Ultimately, monetary union cannot be sustainable without fiscal union and banking union, and these will not themselves be sustainable without a form of political union (I tried to articulate this interdependency in my testimony to the US Senate last September). But my hunch is that there is a sequence here: we had monetary union first, we’ll (possibly) have fiscal union next, and (if at all) banking union last. Contrary to many people’s intuitive perception, it is politically easier for a nation to renounce its own currency and even its fiscal sovereignty than its control on banks. The US history is not directly comparable but suggests the same sequence, as a truly integrated national banking market did not emerge there until the second half of the 20th century. The apparent new emphasis on banking union in Europe’s policy debate must be welcomed, but we’re still a very, very long way from the endgame.

About the authors

  • Nicolas Véron

    Nicolas Véron is a senior fellow at Bruegel and at the Peterson Institute for International Economics in Washington, DC. His research is mostly about financial systems and financial reform around the world, including global financial regulatory initiatives and current developments in the European Union. He was a cofounder of Bruegel starting in 2002, initially focusing on Bruegel’s design, operational start-up and development, then on policy research since 2006-07. He joined the Peterson Institute in 2009 and divides his time between the US and Europe.

    Véron has authored or co-authored numerous policy papers that include banking supervision and crisis management, financial reporting, the Eurozone policy framework, and economic nationalism. He has testified repeatedly in front of committees of the European Parliament, national parliaments in several EU member states, and US Congress. His publications also include Smoke & Mirrors, Inc.: Accounting for Capitalism, a book on accounting standards and practices (Cornell University Press, 2006), and several books in French.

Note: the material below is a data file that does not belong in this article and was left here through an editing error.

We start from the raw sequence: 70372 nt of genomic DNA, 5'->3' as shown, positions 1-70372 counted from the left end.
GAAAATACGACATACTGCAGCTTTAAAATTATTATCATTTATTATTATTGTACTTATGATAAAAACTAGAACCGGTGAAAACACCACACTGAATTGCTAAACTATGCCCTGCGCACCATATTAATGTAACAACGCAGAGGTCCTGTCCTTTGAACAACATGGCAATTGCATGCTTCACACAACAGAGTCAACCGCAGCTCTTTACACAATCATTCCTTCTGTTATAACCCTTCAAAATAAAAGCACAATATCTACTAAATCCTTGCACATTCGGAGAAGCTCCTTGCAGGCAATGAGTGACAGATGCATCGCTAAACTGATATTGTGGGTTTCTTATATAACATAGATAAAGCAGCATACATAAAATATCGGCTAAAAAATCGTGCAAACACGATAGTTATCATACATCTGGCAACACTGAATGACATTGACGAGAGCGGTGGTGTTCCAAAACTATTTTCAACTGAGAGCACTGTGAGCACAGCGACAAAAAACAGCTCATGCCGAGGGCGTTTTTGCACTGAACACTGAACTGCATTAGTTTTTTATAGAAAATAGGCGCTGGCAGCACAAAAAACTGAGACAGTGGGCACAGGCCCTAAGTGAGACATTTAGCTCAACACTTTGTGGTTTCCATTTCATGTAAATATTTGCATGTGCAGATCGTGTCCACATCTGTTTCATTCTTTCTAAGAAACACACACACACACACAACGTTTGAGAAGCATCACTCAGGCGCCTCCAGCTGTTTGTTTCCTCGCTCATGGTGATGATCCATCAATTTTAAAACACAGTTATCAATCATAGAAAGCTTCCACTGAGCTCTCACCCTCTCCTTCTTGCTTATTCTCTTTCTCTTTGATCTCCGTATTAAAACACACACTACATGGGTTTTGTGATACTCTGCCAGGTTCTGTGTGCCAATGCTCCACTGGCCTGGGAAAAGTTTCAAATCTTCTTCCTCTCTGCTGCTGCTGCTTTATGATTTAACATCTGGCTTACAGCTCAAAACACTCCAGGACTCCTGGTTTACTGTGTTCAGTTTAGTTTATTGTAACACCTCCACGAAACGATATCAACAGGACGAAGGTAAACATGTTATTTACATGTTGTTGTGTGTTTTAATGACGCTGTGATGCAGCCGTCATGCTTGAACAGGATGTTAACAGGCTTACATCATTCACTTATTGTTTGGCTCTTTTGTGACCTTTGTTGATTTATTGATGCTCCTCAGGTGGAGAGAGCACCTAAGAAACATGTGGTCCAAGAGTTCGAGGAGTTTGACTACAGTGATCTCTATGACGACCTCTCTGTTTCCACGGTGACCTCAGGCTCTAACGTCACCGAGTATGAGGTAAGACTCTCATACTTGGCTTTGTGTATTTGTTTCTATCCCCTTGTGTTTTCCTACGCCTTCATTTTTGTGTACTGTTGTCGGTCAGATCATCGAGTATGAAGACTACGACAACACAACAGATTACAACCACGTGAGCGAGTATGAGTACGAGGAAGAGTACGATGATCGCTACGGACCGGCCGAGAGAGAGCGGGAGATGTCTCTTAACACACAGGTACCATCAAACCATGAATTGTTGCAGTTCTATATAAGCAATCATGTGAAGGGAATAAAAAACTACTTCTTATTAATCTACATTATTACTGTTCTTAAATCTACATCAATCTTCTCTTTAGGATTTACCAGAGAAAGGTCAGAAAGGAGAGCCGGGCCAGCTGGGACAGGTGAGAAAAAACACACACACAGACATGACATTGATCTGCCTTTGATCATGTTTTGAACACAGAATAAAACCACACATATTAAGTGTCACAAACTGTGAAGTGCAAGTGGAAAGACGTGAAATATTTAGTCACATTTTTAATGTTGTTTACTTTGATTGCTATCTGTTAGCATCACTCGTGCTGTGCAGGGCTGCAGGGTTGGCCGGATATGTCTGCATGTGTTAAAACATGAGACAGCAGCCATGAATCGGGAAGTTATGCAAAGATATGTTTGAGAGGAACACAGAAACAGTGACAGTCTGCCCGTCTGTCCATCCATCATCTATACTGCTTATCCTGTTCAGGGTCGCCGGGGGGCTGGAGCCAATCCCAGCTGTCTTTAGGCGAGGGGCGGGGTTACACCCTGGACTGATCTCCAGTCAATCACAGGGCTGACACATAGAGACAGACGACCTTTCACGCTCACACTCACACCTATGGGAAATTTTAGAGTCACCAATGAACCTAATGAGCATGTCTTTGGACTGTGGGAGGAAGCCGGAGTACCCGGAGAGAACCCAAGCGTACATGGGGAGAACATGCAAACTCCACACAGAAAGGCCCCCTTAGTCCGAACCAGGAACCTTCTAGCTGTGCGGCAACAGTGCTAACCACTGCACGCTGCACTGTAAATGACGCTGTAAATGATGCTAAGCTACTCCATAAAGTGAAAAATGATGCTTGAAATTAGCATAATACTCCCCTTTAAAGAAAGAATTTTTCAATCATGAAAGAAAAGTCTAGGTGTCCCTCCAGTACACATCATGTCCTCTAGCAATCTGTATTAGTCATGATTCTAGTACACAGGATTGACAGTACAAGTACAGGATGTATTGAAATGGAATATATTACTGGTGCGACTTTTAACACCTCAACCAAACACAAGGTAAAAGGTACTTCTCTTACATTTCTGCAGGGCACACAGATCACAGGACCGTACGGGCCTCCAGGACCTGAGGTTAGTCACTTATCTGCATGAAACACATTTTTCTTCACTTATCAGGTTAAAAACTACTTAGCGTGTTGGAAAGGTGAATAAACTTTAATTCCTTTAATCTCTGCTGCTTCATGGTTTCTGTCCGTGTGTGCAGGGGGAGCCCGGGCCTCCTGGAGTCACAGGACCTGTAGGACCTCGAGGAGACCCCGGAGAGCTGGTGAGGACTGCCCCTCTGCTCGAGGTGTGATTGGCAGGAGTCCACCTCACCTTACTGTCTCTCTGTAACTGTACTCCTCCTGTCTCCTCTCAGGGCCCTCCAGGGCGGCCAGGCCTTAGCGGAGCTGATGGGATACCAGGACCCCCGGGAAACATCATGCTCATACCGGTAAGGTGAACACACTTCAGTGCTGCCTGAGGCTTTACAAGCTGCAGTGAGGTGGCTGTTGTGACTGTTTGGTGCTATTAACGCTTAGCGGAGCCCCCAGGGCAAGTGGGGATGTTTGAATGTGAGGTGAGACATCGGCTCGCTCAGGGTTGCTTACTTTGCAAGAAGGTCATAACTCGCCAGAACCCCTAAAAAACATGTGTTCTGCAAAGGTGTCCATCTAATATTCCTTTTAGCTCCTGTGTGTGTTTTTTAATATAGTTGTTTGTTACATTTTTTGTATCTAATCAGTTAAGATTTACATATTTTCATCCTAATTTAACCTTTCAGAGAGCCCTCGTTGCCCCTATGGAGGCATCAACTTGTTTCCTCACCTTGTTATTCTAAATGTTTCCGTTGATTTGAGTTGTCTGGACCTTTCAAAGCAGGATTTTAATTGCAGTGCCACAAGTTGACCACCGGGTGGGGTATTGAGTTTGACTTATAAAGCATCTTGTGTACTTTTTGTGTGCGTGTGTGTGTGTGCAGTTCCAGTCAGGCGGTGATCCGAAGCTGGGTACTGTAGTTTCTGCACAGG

His prior experience includes working for Saint-Gobain in Berlin and Rothschilds in Paris in the early 1990s; economic aide to the Prefect in Lille (1995-97); corporate adviser to France’s Labour Minister (1997-2000); and chief financial officer of MultiMania / Lycos France, a publicly-listed online media company (2000-2002). From 2002 to 2009 he also operated an independent Paris-based financial consultancy.

    Véron is a board member of the derivatives arm (Global Trade Repository) of the Depositary Trust and Clearing Corporation (DTCC), a financial infrastructure company that operates globally on a not-for-profit basis. A French citizen born in 1971, he has a quantitative background as a graduate from Ecole Polytechnique (1992) and Ecole Nationale Supérieure des Mines de Paris (1995). He is trilingual in English, French and Spanish, and has fluent understanding of German and Italian.

    In September 2012, Bloomberg Markets included Véron in its second annual 50 Most Influential list with reference to his early advocacy of European banking union.